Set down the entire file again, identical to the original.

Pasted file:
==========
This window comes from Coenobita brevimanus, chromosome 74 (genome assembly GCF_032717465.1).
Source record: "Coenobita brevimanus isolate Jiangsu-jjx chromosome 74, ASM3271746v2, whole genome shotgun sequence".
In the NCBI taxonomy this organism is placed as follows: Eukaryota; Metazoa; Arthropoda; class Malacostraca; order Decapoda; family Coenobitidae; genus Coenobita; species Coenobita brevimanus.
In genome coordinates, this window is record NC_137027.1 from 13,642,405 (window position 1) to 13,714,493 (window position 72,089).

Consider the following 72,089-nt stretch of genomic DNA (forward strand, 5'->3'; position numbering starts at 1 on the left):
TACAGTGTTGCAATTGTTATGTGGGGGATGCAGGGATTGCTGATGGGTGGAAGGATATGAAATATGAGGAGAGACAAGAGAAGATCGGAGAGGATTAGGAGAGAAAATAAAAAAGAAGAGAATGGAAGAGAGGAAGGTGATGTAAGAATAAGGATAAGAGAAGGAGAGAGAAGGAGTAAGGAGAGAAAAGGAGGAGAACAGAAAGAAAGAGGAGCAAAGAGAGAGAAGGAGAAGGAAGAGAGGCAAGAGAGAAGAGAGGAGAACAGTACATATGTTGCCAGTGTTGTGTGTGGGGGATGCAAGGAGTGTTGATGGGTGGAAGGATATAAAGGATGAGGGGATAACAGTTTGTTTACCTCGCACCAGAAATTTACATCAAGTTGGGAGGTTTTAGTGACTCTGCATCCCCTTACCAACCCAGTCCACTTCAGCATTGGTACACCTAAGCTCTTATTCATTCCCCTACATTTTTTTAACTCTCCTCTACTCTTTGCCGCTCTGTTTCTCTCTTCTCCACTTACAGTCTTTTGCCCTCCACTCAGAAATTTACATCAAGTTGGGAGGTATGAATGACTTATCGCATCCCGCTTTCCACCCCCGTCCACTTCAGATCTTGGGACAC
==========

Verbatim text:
This window comes from Coenobita brevimanus, chromosome 74 (genome assembly GCF_032717465.1).
Source record: "Coenobita brevimanus isolate Jiangsu-jjx chromosome 74, ASM3271746v2, whole genome shotgun sequence".
In the NCBI taxonomy this organism is placed as follows: Eukaryota; Metazoa; Arthropoda; class Malacostraca; order Decapoda; family Coenobitidae; genus Coenobita; species Coenobita brevimanus.
In genome coordinates, this window is record NC_137027.1 from 13,642,405 (window position 1) to 13,714,493 (window position 72,089).

Consider the following 72,089-nt stretch of genomic DNA (forward strand, 5'->3'; position numbering starts at 1 on the left):
TACAGTGTTGCAATTGTTATGTGGGGGATGCAGGGATTGCTGATGGGTGGAAGGATATGAAATATGAGGAGAGACAAGAGAAGATCGGAGAGGATTAGGAGAGAAAATAAAAAAGAAGAGAATGGAAGAGAGGAAGGTGATGTAAGAATAAGGATAAGAGAAGGAGAGAGAAGGAGTAAGGAGAGAAAAGGAGGAGAACAGAAAGAAAGAGGAGCAAAGAGAGAGAAGGAGAAGGAAGAGAGGCAAGAGAGAAGAGAGGAGAACAGTACATATGTTGCCAGTGTTGTGTGTGGGGGATGCAAGGAGTGTTGATGGGTGGAAGGATATAAAGGATGAGGGGATAACAGTTTGTTTACCTCGCACCAGAAATTTACATCAAGTTGGGAGGTTTTAGTGACTCTGCATCCCCTTACCAACCCAGTCCACTTCAGCATTGGTACACCTAAGCTCTTATTCATTCCCCTACATTTTTTTAACTCTCCTCTACTCTTTGCCGCTCTGTTTCTCTCTTCTCCACTTACAGTCTTTTGCCCTCCACTCAGAAATTTACATCAAGTTGGGAGGTATGAATGACTTATCGCATCCCGCTTTCCACCCCCGTCCACTTCAGATCTTGGGACAC